By Mike Allen

La Mesa has a great reputation for popular street fairs, trendy restaurants,
and in the last few years, as a great place to score some killer bud.

It may have something to do with the number of legal dispensaries— 12 at
the latest count, with another five more in various stages of construction.

A lot of this concentration, a dispensary for every 5,000 of La Mesa’s
60,000 residents, has to do with how this East County city first approved
legal cannabis sales, and established a process of vetting and controlling
those sales that was clear and transparent.

Kerry Kusiac, La Mesa’s director of community development, which
oversees the city’s cannabis industry, says soon after California adopted
the legalization of recreational cannabis in 2016, La Mesa voters approved
the sale of medicinal cannabis. Three years later, city voters approved the
sale of recreational cannabis.

Initially, the legalizing of medicinal cannabis prompted an unexpected jump
in illegal cannabis retailing, but the city got soon got control over that
problem through a focused, aggressive enforcement program, Kusiac said.

“From about the time the first ordinance (involving medicinal marijuana) to
about 2018, there were a lot of illegal shops in La Mesa,” he said. “But
through a ramped up enforcement effort, we shut down some 30-odd

Today the rogue weed selling has been nearly eliminated, he said, and
existing legal dispensaries are pleased with the way the city is handling

“This city does a good job of limiting the bad actors,” said Pete Morales,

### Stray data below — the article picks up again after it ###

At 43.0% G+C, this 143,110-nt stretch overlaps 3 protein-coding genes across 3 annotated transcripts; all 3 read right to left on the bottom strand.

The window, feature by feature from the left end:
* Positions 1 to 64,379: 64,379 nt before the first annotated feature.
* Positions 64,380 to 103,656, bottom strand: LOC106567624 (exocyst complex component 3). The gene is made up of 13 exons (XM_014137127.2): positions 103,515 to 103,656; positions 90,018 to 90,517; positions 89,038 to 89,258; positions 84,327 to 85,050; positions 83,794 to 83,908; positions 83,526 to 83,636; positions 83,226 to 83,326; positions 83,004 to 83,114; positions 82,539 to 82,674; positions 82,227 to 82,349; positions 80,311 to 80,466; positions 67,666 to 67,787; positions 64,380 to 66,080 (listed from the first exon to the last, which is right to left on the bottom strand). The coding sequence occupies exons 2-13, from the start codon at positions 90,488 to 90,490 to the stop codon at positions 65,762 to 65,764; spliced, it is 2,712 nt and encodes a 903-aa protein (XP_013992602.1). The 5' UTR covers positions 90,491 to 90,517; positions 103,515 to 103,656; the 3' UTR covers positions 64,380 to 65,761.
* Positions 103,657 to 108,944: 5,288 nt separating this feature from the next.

general manager of EMBR at 8300 Center Drive, in the city’s industrial area
where the bulk of dispensaries operate. “At the end of the day I want these
guys (city code enforcement and police) to succeed in getting rid of the
black market.”

Though buying weed from illegal purveyors may be much cheaper, the fact
is you really don’t know what you’re getting from those sources, Morales

With all the checks and oversight from both the state and La Mesa,
customers can be assured of the quality and safety of the product, he said.

“What you’re paying extra for is the legitimacy of a transaction. It’s like
walking into a grocery store and picking up a gallon of milk,” he said.
“When you leave the store, you’re walking out with a receipt.”

Yeah, but how can all these legal shops make it, being so close to each

“It’s super competitive right now with the amount of dispensaries in this
area, but the demand is still pretty strong,” Morales said. To differentiate
itself from the other shops, EMBR takes pains to carry only the best
product, and employs well-trained bud tenders, he said.

“That’s the way we keep customers coming back to us,” he said. “It’s good
deals, good product, and great customer service…It’s a very basic game

While La Mesa’s higher number of legal recreational cannabis shops have
angered some residents who insist that cannabis is a gateway drug to far
more lethal and illegal drugs, Kusiac says things are actually working fairly

The city has set up a rigorous system of managing and policing the
businesses, and the result is evident in the lack of criminal activity
associated with the segment. “There hasn’t been a noticeable increase in
crime (at or near dispensaries),” he said. “In a lot of ways, they have
improved some things.”

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